3 key areas to consider for a successful winter housing period
It is hard to believe that autumn is only around the corner and that it is already time for farmers to put measures in place to prevent pneumonia during the winter period.
Pneumonia is one of the most common health problems affecting cattle and can have a lifetime impact on future production.
Therefore, protecting the respiratory health of youngstock is vital to protecting the future performance of the herd, whether beef or dairy.
Key areas to consider prior to housing are listed below.
To ensure buildings function properly and the disease risks from winter housing are minimised, we need to consider ventilation, moisture and wind speed.
1. Ventilation (fresh air)
Viruses and bacteria do not survive well in fresh air. Ensuring good air quality in cattle buildings reduces infectious burdens and promotes lung defences.
To get fresh air into buildings you need:
- Inlet- somewhere for fresh air to get in;
- Outlet-somewhere for stale air to get out.
Natural ventilation uses heat generated by cattle inside a building to drive the ‘stack effect’, whereby warm air rises, leaves through the building ‘outlet’, and creates a negative pressure which draws fresh air into the building through the ’inlet’.
During the winter housing period, even on a very still day, the heat produced by the housed cattle should be sufficient to drive the stack effect, ensuring a constant movement of fresh air into the building.
The inlet area is ideally spread across both sidewalls and needs to be at least twice, but, preferably, four times the outlet area.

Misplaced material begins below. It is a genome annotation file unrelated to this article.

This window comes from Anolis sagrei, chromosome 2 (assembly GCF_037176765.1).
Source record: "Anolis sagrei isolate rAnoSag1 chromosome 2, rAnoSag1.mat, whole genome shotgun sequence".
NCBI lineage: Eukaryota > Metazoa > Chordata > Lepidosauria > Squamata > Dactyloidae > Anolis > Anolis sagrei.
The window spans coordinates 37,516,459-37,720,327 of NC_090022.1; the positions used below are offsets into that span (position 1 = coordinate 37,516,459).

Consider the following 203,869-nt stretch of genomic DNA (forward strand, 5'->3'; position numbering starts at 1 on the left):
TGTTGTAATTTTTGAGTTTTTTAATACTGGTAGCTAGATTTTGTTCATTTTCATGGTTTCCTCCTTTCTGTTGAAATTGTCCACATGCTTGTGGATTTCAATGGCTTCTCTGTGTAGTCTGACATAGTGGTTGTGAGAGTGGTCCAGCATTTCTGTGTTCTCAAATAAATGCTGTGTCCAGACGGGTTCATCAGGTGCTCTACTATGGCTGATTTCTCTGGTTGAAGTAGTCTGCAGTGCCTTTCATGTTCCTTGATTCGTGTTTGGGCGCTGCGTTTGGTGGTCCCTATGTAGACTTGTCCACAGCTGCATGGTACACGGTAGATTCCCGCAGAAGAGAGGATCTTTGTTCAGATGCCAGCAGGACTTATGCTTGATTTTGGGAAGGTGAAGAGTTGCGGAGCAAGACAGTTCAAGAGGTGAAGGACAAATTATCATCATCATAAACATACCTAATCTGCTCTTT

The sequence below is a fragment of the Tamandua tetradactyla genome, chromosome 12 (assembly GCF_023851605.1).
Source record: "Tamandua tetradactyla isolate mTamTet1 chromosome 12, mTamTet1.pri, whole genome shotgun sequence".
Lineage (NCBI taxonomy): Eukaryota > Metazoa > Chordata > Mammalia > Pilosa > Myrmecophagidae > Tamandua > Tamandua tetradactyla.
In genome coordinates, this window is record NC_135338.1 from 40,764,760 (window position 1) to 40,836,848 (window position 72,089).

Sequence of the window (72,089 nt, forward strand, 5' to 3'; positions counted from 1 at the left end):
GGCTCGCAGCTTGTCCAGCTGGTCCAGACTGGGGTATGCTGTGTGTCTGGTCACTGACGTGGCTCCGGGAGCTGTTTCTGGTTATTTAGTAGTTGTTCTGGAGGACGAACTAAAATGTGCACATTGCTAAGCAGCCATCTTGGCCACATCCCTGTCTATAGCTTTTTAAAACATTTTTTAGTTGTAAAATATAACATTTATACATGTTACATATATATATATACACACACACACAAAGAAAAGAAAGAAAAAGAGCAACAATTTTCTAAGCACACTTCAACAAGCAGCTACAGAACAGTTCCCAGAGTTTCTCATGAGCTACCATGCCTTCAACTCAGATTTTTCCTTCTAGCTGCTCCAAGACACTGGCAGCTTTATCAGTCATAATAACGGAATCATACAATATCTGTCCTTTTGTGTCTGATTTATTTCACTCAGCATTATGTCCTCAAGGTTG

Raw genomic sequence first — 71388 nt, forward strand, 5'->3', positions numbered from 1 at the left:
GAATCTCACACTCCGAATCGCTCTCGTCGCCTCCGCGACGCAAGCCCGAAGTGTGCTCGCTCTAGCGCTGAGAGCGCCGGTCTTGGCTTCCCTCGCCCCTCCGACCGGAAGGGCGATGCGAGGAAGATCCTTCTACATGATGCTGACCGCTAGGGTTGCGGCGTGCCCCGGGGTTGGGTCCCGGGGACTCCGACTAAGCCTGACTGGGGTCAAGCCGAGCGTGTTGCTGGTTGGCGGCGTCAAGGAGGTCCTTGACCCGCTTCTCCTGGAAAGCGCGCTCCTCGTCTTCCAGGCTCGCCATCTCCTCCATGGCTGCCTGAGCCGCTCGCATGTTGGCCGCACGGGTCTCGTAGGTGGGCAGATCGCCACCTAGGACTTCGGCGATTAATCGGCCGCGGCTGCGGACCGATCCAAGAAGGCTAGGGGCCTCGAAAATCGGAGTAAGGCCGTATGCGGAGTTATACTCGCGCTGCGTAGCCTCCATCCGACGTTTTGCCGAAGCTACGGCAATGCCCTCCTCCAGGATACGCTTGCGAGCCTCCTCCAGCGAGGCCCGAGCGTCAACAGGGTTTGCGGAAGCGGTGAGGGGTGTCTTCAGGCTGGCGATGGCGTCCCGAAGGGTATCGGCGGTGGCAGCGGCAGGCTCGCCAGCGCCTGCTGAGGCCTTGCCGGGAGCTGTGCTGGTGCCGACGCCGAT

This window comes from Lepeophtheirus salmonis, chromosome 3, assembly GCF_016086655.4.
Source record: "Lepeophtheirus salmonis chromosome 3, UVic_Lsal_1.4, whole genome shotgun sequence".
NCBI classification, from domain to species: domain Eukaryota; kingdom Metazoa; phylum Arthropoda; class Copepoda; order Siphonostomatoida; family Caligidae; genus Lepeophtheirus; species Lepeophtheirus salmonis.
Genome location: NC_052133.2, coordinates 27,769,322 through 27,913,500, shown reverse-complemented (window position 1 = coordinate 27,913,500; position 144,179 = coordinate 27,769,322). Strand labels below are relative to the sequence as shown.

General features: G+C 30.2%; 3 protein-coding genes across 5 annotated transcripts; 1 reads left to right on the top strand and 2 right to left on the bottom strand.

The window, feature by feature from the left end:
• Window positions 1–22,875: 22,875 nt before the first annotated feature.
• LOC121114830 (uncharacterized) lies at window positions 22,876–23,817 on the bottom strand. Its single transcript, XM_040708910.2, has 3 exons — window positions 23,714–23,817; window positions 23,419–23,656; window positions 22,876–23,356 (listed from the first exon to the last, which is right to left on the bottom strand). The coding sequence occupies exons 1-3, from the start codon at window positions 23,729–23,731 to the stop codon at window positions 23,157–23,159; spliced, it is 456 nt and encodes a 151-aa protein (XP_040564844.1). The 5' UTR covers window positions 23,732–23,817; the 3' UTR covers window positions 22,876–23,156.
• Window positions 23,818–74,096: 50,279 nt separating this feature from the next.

The outlet in the roof will allow warm, moist, foul air to escape. The rule of thumb is the outlet area needs to 0.1m² per growing or adult animal¹.
High levels of moisture in a building increases both the survival time and spread of pathogens, both in the air and in the bedding. Moisture also increases requirements for bedding.
Some obvious areas to look at addressing include repairing leaky downpipes, and broken leaky/overflowing water feeders, and ensuring pens are sloped so they can drain adequately.
During the winter housing period, when cattle are inside, avoid using excess water to clean feed areas as this raises moisture and humidity levels in the shed.
3. Wind speed (draughts)
Whilst good ventilation and fresh air are vital, this air flow needs to be uniform and draughts must be avoided particularly when housing young calves.
Too much air speed is associated with excessive energy losses which can lead to the need for higher feed intakes or low production rates in addition to health problems. At the other end of the scale too little airflow can also have adverse health effects.
Now is the time for farmers to appraise their buildings with a critical eye and pose the question: Are they truly fit for purpose?
If not, what changes can be made to reduce the risk of disease in their animals during the winter housing period? In some cases, small and inexpensive alterations can have a very positive impact on animal health.